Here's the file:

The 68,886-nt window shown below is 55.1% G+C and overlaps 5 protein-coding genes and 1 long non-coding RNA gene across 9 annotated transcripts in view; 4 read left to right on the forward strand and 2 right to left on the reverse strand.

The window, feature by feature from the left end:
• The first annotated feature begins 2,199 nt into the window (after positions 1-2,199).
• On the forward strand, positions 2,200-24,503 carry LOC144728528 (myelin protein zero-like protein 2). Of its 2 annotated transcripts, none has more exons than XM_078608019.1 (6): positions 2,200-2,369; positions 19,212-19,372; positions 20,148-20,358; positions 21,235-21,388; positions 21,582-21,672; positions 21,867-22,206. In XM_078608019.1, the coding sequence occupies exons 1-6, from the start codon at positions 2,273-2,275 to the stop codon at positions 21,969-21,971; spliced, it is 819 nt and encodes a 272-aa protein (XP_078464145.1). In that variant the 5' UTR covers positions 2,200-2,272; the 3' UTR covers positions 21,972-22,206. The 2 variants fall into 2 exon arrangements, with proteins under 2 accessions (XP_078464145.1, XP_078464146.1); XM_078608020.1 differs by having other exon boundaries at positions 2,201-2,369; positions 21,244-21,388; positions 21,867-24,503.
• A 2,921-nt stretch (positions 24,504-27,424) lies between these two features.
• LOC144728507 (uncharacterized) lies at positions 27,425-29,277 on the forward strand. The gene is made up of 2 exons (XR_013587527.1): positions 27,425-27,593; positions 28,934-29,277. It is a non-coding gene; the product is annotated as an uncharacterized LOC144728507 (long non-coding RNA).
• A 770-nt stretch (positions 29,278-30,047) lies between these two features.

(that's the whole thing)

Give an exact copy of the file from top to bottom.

The 68,886-nt window shown below is 55.1% G+C and overlaps 5 protein-coding genes and 1 long non-coding RNA gene across 9 annotated transcripts in view; 4 read left to right on the forward strand and 2 right to left on the reverse strand.

The window, feature by feature from the left end:
• The first annotated feature begins 2,199 nt into the window (after positions 1-2,199).
• On the forward strand, positions 2,200-24,503 carry LOC144728528 (myelin protein zero-like protein 2). Of its 2 annotated transcripts, none has more exons than XM_078608019.1 (6): positions 2,200-2,369; positions 19,212-19,372; positions 20,148-20,358; positions 21,235-21,388; positions 21,582-21,672; positions 21,867-22,206. In XM_078608019.1, the coding sequence occupies exons 1-6, from the start codon at positions 2,273-2,275 to the stop codon at positions 21,969-21,971; spliced, it is 819 nt and encodes a 272-aa protein (XP_078464145.1). In that variant the 5' UTR covers positions 2,200-2,272; the 3' UTR covers positions 21,972-22,206. The 2 variants fall into 2 exon arrangements, with proteins under 2 accessions (XP_078464145.1, XP_078464146.1); XM_078608020.1 differs by having other exon boundaries at positions 2,201-2,369; positions 21,244-21,388; positions 21,867-24,503.
• A 2,921-nt stretch (positions 24,504-27,424) lies between these two features.
• LOC144728507 (uncharacterized) lies at positions 27,425-29,277 on the forward strand. The gene is made up of 2 exons (XR_013587527.1): positions 27,425-27,593; positions 28,934-29,277. It is a non-coding gene; the product is annotated as an uncharacterized LOC144728507 (long non-coding RNA).
• A 770-nt stretch (positions 29,278-30,047) lies between these two features.